Teaching an otter how to swim and other extraordinary feats

Posted by Anita Froneman on 3 June 2021

Settled into my favourite spot on the couch in the winter sun, Danelle and Brendan Murray carried me off to the world of Lazzy the Otter. And he’s no usual otter either. For a creature whose swimming abilities are described as ‘excellent’ and ‘strong’ by various wildlife websites, this little otter would have none of it. An otter afraid of water. Imagine.

And so, in September 2019, the couple was asked to rewild, release and post-release monitor a very tame five-year-old Cape clawless otter called Lazarus, who had been rescued as a cub but remained in captivity until the Murrays’ intervention.

Their book tells the story of their challenges, adventures, and triumphs as Lazzy explores his new environment on his journey to become a wild otter. ‘Part of the process needed for Lazarus’s adaptation was to get him comfortable in his habitat by taking him for daily swims,’ Danelle explains.

In a charmingly conversational way, Danelle and Brandan describe their journey with the otter and how he changed their lives as much as they changed his. Page after page I felt at the same time more attached to Lazzy and also wishing to see him be completely wild. This was one of those ‘just one more page then I’ll go to sleep’ kind of books. Hence my sleep-deprived look these days.

Not only did I learn a lot about otters, but I also got a good look into the hearts of two very dedicated humans. Brendan and Danelle are both members of the IUCN (International Union of Conservation of Nature) SSC (Species Survival Commission) Otter Specialist Group. I can think of no one better to entrust this challenge to.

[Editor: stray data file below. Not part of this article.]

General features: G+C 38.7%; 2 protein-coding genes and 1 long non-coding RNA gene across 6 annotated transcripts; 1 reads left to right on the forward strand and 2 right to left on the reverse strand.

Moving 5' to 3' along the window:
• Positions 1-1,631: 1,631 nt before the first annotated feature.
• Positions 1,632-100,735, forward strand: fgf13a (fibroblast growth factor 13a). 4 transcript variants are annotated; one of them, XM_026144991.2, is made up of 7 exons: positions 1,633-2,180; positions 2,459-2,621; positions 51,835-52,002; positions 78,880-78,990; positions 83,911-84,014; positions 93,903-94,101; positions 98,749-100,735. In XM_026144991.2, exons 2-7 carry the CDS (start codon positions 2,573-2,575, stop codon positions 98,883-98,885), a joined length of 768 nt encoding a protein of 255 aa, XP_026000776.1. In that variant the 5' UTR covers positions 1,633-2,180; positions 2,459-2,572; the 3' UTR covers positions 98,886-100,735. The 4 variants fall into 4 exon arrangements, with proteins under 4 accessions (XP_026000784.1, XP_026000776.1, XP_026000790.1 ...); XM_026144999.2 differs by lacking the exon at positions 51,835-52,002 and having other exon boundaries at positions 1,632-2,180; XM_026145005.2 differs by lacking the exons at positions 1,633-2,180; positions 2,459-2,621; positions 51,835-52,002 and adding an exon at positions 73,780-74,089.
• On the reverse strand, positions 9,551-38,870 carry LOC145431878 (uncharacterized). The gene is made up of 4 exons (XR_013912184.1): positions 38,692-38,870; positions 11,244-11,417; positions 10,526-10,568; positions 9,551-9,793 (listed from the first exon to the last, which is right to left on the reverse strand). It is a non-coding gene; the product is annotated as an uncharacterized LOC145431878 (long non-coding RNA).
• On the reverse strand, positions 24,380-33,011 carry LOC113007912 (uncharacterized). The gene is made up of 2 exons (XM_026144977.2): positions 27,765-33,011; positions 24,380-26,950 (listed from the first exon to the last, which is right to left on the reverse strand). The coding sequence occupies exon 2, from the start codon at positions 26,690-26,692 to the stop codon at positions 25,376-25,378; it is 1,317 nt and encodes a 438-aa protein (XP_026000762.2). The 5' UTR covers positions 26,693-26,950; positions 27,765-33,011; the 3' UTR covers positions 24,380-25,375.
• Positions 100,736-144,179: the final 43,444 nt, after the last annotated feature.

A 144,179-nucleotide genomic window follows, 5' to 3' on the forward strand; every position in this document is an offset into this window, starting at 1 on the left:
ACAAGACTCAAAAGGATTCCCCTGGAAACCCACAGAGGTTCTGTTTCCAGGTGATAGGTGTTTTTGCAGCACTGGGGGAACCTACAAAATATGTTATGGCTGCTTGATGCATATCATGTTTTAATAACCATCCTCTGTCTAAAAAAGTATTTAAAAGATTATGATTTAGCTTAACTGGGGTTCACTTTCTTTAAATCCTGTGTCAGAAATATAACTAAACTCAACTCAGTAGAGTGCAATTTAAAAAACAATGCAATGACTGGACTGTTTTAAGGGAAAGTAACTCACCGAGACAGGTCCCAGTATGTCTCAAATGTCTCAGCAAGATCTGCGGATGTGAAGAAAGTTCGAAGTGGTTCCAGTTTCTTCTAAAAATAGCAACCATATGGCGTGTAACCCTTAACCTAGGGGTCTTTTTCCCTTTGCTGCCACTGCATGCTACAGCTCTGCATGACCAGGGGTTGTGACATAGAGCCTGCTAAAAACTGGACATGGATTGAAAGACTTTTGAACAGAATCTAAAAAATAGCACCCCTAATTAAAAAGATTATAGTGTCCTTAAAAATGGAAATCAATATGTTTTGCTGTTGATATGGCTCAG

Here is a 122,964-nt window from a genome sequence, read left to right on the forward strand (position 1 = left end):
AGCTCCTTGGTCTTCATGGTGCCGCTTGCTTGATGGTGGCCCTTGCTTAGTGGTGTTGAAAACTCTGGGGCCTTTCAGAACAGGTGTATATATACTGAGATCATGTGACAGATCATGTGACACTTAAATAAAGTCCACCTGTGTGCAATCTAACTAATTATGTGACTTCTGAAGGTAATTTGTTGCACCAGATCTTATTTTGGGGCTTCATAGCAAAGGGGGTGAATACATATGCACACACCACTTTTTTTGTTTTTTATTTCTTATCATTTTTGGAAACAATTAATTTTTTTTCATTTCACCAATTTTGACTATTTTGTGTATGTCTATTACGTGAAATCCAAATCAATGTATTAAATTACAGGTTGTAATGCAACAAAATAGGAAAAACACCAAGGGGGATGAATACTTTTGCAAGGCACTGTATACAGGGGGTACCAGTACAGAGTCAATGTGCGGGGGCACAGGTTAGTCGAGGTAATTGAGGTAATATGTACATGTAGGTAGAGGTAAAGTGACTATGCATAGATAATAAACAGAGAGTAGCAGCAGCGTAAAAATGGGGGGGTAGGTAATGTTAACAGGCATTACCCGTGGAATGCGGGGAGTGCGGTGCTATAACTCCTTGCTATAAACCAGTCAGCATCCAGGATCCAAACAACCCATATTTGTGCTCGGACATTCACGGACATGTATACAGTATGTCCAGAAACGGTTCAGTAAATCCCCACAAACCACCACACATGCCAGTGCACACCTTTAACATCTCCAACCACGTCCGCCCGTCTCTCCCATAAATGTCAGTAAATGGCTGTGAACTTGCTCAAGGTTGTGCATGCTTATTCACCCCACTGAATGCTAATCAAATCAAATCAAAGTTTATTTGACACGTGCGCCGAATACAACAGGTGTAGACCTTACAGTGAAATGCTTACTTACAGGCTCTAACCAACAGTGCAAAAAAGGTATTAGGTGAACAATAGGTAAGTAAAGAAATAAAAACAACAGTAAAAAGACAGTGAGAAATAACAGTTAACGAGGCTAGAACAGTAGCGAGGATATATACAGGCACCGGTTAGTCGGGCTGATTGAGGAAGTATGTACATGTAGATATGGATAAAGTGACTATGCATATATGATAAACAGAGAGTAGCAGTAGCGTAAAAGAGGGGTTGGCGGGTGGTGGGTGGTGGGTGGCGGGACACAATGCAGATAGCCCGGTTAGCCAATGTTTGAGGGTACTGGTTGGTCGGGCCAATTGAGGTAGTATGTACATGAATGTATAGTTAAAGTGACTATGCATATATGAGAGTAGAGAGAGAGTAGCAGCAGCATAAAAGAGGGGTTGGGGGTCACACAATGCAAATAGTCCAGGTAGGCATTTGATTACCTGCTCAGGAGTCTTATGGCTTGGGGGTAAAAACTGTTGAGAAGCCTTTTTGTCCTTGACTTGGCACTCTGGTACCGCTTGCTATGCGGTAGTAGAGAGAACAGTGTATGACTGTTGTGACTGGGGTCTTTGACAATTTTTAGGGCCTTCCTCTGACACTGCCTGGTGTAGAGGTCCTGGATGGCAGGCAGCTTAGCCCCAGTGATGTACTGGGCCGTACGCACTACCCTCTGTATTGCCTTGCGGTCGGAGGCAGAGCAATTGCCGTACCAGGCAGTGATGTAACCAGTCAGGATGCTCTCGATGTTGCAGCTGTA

They are also the founders of Owl Rescue Centre, a Non-Profit Organisation concerned with the protection of owls and other wildlife species.

To take it a step further, the book also taught me a lot about life in general, too.

‘Lazzy’s story in many ways is a perfect analogy of overcoming challenges in our own lives – to have courage, persistence, confidence, and determination in what we wish to achieve. He reminded us, through his remarkable transformation, that it is never too late to be the person that we want to be and to live the life we were meant to have,’ Danelle says.

Here’s a short extract from the book:

That first morning, Lazarus gnawed greedily at the fish, gripping it tightly between his fingers, chewing on the left side of his mouth and then on the right, his large canine teeth exposed like a ravenous monster. It was his human-like fingers that captured my attention most during our first meetings. He would close his eyes at times with pure enjoyment, crunching through the bone and skin. He ate with the same enthusiasm until the very last bit was gone.

In that moment I realised what humankind had deprived him of. His freedom was never ours to take or to give. Those who had been responsible for seeing him return to the wild before this had failed him. They failed him miserably and made a prisoner out of an innocent being.